A collection of humanised doll figures, dressed in military best, in a field

Welcome to Marwen

Framestore is proud to have played a role in Welcome to Marwen, the latest film from Academy Award-winning director Robert Zemeckis. The creative studio, also awarded by the Academy, produced one of the film's key preliminary sequences – with visual effects supervisor Romain Arnoux overseeing the execution of nearly 100 breathtaking shots. This year, the film is nominated for an Oscar in the “Best Visual Effects” category.

Animation Supervisor
Our goal was for the public to be immersed in an imaginary world, but also a world anchored in reality. To be able to bring these two aspects of Hogancamp’s life to the screen in a unique way has been an incredible experience.
Romain Arnoux
VFX Supervisor

The film tells the true story of a photographer, Mark Hogancamp (Steve Carell), who loses his memory following a violent attack. In the hope of healing himself and regaining his quality of life, Hogancamp invents a fictional city that he creates with great attention to detail. This town is called Marwen, and it is populated by a group of dolls, which includes his heroic alter ego "Hogie", as well as doubles of the women from his real life.

This particular story required a completely unique approach, and Welcome to Marwen promises an avalanche of cinematic effects like never before, with the action alternating between the daily life of Hogancamp and the wonderful world of Marwen.

The Brief

Kevin Baillie, the film's lead special effects supervisor, called on Framestore to carry out technical details for the film's first scene, including the recreation of a plane crash and the animation of the inhabitants of Marwen. “Baillie walked us through the process – which involved using the production camera to project faces onto the computer-generated dolls – and I was hooked, because I knew no pipeline existed to do it. I had never seen a project like this before,” says visual effects supervisor Romain Arnoux.

The pipeline envisioned by Framestore consisted of animation files passing directly to lighting, where artists extrapolated the setups used on the motion capture platform to create believable exterior lighting that matched the live action. The shots thus produced then went to compositing so that the team could apply rejuvenating effects and complete the integration of live action images and computer-generated components. The Framestore pipeline was designed to allow back and forth between the tracking and compositing departments, with the aim of ensuring high quality tracking.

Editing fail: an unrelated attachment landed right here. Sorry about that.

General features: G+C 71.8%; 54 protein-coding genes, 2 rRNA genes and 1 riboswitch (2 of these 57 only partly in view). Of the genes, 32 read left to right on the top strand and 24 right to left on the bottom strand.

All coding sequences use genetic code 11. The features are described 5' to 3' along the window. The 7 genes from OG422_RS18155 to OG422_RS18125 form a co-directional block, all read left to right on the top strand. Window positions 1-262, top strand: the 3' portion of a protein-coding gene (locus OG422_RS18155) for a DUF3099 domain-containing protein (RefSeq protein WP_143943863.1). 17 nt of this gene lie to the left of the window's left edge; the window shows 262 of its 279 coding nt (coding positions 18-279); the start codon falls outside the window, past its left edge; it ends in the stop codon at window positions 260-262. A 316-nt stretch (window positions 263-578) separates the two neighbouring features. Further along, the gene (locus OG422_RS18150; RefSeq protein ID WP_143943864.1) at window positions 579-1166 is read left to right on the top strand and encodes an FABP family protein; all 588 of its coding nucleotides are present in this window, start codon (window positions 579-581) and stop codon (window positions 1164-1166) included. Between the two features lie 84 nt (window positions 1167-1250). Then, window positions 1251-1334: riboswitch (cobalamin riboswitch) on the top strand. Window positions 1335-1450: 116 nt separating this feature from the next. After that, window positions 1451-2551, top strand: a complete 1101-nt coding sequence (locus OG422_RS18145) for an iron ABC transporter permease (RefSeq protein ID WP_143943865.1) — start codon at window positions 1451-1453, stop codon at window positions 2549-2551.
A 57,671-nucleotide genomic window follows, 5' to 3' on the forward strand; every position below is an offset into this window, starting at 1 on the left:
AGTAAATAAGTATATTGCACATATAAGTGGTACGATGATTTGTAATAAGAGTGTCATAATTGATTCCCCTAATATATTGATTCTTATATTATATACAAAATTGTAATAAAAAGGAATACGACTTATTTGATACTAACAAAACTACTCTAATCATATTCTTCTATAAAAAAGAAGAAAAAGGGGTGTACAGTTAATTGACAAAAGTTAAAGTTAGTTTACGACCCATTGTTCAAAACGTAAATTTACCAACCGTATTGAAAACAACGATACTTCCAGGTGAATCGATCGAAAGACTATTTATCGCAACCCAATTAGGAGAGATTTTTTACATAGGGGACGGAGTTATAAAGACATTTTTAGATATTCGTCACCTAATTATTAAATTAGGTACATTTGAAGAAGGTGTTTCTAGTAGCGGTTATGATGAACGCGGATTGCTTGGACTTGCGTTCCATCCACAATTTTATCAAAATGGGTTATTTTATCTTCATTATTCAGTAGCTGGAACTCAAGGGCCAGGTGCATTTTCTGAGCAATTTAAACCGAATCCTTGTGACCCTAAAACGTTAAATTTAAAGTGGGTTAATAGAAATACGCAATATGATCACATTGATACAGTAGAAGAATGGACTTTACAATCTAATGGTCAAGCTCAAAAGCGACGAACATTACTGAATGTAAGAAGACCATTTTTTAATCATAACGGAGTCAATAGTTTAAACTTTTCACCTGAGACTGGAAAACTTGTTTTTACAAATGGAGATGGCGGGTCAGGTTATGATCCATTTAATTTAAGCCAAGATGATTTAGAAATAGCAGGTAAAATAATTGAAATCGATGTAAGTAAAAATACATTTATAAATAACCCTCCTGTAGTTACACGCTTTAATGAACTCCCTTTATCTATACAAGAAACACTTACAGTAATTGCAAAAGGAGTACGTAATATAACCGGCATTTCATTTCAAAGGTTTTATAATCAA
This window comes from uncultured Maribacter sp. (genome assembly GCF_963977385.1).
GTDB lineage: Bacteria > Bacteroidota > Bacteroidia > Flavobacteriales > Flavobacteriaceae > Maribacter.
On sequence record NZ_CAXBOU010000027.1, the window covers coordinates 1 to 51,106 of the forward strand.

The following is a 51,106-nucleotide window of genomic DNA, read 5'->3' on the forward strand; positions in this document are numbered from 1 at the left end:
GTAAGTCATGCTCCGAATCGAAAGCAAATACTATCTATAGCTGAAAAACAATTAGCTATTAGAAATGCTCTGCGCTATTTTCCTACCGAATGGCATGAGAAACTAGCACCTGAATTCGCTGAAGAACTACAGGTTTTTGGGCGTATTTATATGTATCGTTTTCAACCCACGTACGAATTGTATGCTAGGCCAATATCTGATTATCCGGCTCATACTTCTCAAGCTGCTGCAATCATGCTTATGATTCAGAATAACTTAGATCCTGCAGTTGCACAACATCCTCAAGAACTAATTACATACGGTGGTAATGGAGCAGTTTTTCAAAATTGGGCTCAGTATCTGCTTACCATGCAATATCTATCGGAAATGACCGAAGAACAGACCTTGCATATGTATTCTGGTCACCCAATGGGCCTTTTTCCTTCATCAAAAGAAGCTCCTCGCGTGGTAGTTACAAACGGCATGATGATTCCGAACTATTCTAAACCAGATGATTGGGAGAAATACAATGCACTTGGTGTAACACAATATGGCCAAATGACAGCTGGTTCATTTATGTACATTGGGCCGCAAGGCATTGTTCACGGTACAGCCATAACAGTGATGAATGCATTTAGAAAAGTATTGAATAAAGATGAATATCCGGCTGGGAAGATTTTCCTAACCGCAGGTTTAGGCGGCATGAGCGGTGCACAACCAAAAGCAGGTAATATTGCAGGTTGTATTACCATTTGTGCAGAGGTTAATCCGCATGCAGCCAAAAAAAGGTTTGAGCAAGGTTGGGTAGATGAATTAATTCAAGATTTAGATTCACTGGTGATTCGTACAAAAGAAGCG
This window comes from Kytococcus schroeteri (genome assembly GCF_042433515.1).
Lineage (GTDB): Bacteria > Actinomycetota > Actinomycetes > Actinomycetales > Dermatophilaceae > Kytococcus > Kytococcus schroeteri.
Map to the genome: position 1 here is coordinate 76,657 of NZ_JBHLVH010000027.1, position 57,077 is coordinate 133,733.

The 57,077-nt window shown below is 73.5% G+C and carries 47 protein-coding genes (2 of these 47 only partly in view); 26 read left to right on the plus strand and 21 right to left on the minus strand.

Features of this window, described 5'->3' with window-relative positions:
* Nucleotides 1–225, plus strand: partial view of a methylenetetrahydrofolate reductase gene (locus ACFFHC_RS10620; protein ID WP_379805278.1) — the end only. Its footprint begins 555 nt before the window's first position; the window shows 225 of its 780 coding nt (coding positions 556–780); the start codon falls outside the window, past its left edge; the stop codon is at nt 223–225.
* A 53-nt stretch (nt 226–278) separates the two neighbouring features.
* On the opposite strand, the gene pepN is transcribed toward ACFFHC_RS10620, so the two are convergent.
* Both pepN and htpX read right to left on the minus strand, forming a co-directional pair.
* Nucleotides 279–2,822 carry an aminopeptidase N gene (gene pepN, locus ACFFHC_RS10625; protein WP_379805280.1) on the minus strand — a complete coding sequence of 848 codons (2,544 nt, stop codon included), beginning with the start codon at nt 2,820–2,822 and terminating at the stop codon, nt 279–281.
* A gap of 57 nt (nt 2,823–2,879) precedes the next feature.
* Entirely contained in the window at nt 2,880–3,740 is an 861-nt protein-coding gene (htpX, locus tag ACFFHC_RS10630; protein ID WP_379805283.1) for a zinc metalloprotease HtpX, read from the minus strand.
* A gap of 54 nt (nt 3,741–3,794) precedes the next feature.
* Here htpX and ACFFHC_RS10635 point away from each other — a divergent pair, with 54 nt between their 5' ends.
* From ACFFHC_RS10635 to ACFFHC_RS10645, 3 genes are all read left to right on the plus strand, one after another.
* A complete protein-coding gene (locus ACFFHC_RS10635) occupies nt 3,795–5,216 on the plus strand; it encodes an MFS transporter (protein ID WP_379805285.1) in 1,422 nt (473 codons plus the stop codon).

cg animated steve carrell as mark hogancamp

The Dolls

Framestore used advanced motion capture technology to transform the film's stars into realistic-looking dolls. At the beginning of the film, Zemeckis misleads his audience – he doesn't want anyone to think that the dolls themselves will be filmed, or that the story will take place in a world populated by dolls. To create the perfect hybrid, Framestore artists projected 75% of the actors' faces onto their respective dolls. From the moment the plane crash occurs, the audience is transported into a doll's world, in which only Steve Carrell's mouth, eyes and part of his chin are preserved to achieve the plasticized appearance that we wanted to achieve.

“Since we could only project the texture from a single camera's point of view onto the doll, we had to have perfect alignment,” notes Arnoux. “However, there was always a slight variation between the topology of the doll's face and the actor's face. We used custom-built tools to calculate these disparities and realign the faces, but it wasn't easy; most of the time, the tracking team had to do it by eye."

close up of cg animated steve carell as mark hogancamp shouting inside of a plane cockpit

P-40 Digital

One of the key moments in the film is Hogie's plane crash, for which Framestore developed a digital P-40 warplane (based on miniature photos provided by Creation Consultants), recreating the cockpit of the plane from scratch. “We created a hybrid object,” says Arnoux. “Its geometry was based on a one-sixth scale of a real plane, but we used a lot of life-size textures. The animators recreated the plane as if it were life-size."

Flying at 250 miles per hour, the plane covers a great distance during the opening aerial scene, in which approximately 20 miles of computer-generated northern European landscapes are visible. The special effects team filled the sky with scattered debris emanating from the plane, which was also simulated at full scale. When the plane finally crashes to the ground, the destroyed tree canopy, muddy ground, and flames were all produced using an almost entirely digital shot.

sideview of the plane in marwen

It’s a touching story and as a creator, it was very interesting to work to integrate such nuances.
Romain Arnoux
VFX Supervisor

Framestore is proud to have been able to contribute its spectacular effects to this captivating story, which is nominated this year in the “Best Visual Effects” category at the Academy Awards.


Robert Zemeckis
VFX Supervisor
Romain Arnoux
Animation Supervisor
Anders Beer
CG Supervisor
Pierre-Loic Hamon
VFX Producer
Jeanne-Elise Prevost
Compositing Supervisor
Thai-Son Doan
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